The Trinidad & Tobago Coalition of Services Industries (TTCSI) believes that the measures outlined in the 2015 Fiscal Budget Presentation should have been geared towards transformation of the economy, rather than facilitating the country’s day-to-day operations in a piece-meal fashion.
Moreover, while the umbrella services sector body is pleased to see some of it’s proposed measures mentioned in the 2015 Fiscal Package, it recognizes that timelines for execution were omitted.
We refer specifically to the
- Public Procurement and Disposal of Public Property Bill
- Credit Union Bill
- Beverage Containers Bill
Stated timelines would certainly give private sector more predictability thereby positively impacting on our sustainable growth in a targeted way.
There has been much discussion surrounding large projects in the Budget and the construction industry awaits with baited breath the passage of this most important piece of legislation, which second only to the Constitution. The Senate approved this bill since June 11, 2014. Finance Minister Larry Howai stated that the government is in the process of expediting the regulations to make the Public Procurement and Disposal of Public Property Bill 2014 effective, once it’s approved by the Honourable House.” Our membership has expressed grave concern on the matter.
The passage of the Insurance and Credit Union Bills, are a sine qua non to the strengthening of the regulatory framework. No date has been given for the passage of these Bills. Minister Howai said the government “shall soon be laying in parliament a revised Insurance Act,” followed by the subsequent laying of a new Credit Union Bill.
TTCSI would like to see the government to hold true to its promise and to treat with the passage of these Bills as a matter of urgency.
Of noteworthy mention is the payment of the backlog of VAT refunds. TTCSI was also pleased to hear that government would be addressing this by the end of the new fiscal year. This is of particular importance to the financial health of the SME sector, as these refunds would go back into their working capital cycle.
No word on e-commerce
Another grave concern expressed by the TTCSI is that there was no mention of the updated Audit and Exchequer Act to allow online payments to and from government entities, which puts incentives/measures in place to encourage the banks to provide a facility for the acceptance of online payments by its customers.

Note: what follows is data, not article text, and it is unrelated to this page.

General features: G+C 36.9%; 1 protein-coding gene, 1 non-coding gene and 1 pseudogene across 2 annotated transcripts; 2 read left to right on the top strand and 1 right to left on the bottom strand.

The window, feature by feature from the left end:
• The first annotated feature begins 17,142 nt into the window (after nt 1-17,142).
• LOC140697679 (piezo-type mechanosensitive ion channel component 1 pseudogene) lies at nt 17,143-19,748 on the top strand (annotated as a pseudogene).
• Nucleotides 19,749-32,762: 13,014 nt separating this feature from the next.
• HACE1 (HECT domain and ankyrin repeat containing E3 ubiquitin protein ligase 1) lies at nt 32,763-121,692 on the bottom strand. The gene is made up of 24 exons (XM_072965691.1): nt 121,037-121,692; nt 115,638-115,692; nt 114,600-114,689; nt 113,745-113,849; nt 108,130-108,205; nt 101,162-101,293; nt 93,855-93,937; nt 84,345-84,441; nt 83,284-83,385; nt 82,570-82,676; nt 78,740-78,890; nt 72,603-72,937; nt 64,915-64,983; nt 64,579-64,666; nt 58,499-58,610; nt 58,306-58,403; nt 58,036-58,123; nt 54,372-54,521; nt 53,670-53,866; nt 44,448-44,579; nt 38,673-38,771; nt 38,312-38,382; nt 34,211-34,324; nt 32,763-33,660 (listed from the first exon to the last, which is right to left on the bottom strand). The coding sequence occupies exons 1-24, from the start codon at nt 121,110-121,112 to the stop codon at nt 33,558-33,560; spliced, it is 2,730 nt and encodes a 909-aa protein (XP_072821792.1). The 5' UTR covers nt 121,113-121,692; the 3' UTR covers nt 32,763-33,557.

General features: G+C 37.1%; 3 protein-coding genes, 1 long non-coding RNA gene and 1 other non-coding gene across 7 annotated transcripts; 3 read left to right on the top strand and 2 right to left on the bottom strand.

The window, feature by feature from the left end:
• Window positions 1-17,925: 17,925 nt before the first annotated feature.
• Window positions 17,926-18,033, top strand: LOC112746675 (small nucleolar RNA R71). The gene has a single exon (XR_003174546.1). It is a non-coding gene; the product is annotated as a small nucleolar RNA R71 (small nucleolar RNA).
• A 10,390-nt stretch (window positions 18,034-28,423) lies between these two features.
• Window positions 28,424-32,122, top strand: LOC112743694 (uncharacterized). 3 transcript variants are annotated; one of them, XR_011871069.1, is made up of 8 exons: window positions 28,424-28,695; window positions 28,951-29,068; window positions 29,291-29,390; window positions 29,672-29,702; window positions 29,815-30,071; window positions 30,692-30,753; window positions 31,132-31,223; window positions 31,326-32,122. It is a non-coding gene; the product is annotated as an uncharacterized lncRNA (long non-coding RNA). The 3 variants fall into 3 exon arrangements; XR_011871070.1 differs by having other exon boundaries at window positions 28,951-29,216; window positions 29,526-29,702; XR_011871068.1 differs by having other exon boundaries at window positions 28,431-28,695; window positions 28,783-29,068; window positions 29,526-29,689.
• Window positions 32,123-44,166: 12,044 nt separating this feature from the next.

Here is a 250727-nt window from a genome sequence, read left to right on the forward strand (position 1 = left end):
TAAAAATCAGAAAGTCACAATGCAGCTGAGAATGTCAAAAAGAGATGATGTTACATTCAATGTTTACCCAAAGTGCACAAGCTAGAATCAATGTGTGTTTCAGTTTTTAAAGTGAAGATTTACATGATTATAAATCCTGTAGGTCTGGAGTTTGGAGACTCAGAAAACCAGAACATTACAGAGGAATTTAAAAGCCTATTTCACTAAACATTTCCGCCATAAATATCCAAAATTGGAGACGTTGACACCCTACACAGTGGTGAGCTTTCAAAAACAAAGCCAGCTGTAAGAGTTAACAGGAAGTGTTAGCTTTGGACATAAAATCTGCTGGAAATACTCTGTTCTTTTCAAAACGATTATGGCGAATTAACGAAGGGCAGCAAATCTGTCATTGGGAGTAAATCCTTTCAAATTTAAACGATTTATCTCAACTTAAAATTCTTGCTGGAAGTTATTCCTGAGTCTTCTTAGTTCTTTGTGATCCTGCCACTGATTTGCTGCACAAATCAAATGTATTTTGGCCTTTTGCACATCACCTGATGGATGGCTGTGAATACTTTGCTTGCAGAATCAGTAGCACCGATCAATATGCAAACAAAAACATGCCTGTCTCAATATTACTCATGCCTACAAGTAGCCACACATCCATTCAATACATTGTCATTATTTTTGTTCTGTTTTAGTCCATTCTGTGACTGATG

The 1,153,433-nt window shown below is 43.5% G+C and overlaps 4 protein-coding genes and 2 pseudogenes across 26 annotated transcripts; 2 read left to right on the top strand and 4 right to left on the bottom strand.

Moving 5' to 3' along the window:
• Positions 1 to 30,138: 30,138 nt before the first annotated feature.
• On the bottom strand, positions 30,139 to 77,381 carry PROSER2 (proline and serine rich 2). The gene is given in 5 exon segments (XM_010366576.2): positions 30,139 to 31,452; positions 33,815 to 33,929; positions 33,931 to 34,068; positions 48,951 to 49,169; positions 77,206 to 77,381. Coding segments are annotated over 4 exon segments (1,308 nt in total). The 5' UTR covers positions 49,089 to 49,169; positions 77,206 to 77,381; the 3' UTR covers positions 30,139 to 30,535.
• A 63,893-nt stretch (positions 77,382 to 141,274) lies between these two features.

The creation of an effective and efficient e-commerce environment is an essential component to the diversification thrust. Through successive administrations, lip services have been paid to this initiative, and still nothing has been done. Diversification can easily be undermined if proper systems are not in place to create a viable e-commerce environment.
On the issue of diversification, TTCSI took notice of the measures outlined for Arts & Entertainment, Maritime, Hotels and Yachting, however, the services sector, particularly the creative industries are yet to see more sustainable measures that would facilitate the growth and development of the sector. For example, a review of the Carnival governance structure to ensure sustainable transformation within three years. Carnival is this country’s largest revenue earner in the Creative Industries, but for years this event has been beset by problems. It is ideal for a Public-Private Partnership to address the governance issues and the management of this global event.
However, as TTCSI continues its drive and commitment in building capacity and increasing services exports, this organization is looking forward to continued partnership with government and stakeholders in creating an enabling environment to stimulate growth and for the sector to become a greater foreign exchange earner. There is no doubt this is the opportune time to invest in the Services Sector, as it continues show strength and buoyancy.
The TTCSI understands only too well the need for our nation to strive towards becoming a knowledge-based economy. For this to happen the government must embark on a cohesive approach to the services sector instead of a knee-jerk reaction as it’s a viable alternative to build a sustainable economy.
The Trinidad and Tobago Coalition of Service Industries is a business support organization that brings together all services sector organizations and associations. This alliance represents 60% of the Labour Force and 48% GDP in Trinidad and Tobago and is an important element of Government’s overall drive to develop the non-energy sector. TTCSI functions as a focal point to lobby, channel and address trade and development issues that are critical for the services sector to thrive in the competitive global environment. Its Mission is to monitor and assess the global business environment, facilitate and assist the local services sector to become increasingly competitive internationally, and to contribute to the development and growth of the national economy.
For Further information:
Communications & Marketing Officer
T&T Coalition of Services Industries
45, Cornelio St, Woodbrook
Tel: 868: 622-9229/ Cell: 776 1741
Fax: 868-622- 8985